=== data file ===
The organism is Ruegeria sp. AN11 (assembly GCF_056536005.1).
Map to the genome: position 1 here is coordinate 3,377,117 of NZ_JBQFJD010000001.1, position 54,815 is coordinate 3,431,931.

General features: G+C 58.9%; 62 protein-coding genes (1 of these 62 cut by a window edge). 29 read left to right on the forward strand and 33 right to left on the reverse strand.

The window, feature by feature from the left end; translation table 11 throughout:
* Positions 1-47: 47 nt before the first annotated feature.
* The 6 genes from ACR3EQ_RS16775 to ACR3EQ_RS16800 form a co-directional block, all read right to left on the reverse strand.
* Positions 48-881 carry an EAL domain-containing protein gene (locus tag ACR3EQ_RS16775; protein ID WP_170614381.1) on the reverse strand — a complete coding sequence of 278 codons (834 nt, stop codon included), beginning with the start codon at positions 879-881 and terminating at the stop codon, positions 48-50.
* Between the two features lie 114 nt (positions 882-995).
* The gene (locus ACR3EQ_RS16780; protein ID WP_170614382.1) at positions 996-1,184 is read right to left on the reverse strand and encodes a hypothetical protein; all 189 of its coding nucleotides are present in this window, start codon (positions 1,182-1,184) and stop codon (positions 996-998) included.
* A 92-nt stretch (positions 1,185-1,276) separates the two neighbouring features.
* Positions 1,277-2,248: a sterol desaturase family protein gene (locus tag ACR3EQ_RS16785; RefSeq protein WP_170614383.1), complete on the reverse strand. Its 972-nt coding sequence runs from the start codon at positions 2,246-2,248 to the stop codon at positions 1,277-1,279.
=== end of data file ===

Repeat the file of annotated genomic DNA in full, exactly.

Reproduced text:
The organism is Ruegeria sp. AN11 (assembly GCF_056536005.1).
Map to the genome: position 1 here is coordinate 3,377,117 of NZ_JBQFJD010000001.1, position 54,815 is coordinate 3,431,931.

General features: G+C 58.9%; 62 protein-coding genes (1 of these 62 cut by a window edge). 29 read left to right on the forward strand and 33 right to left on the reverse strand.

The window, feature by feature from the left end; translation table 11 throughout:
* Positions 1-47: 47 nt before the first annotated feature.
* The 6 genes from ACR3EQ_RS16775 to ACR3EQ_RS16800 form a co-directional block, all read right to left on the reverse strand.
* Positions 48-881 carry an EAL domain-containing protein gene (locus tag ACR3EQ_RS16775; protein ID WP_170614381.1) on the reverse strand — a complete coding sequence of 278 codons (834 nt, stop codon included), beginning with the start codon at positions 879-881 and terminating at the stop codon, positions 48-50.
* Between the two features lie 114 nt (positions 882-995).
* The gene (locus ACR3EQ_RS16780; protein ID WP_170614382.1) at positions 996-1,184 is read right to left on the reverse strand and encodes a hypothetical protein; all 189 of its coding nucleotides are present in this window, start codon (positions 1,182-1,184) and stop codon (positions 996-998) included.
* A 92-nt stretch (positions 1,185-1,276) separates the two neighbouring features.
* Positions 1,277-2,248: a sterol desaturase family protein gene (locus tag ACR3EQ_RS16785; RefSeq protein WP_170614383.1), complete on the reverse strand. Its 972-nt coding sequence runs from the start codon at positions 2,246-2,248 to the stop codon at positions 1,277-1,279.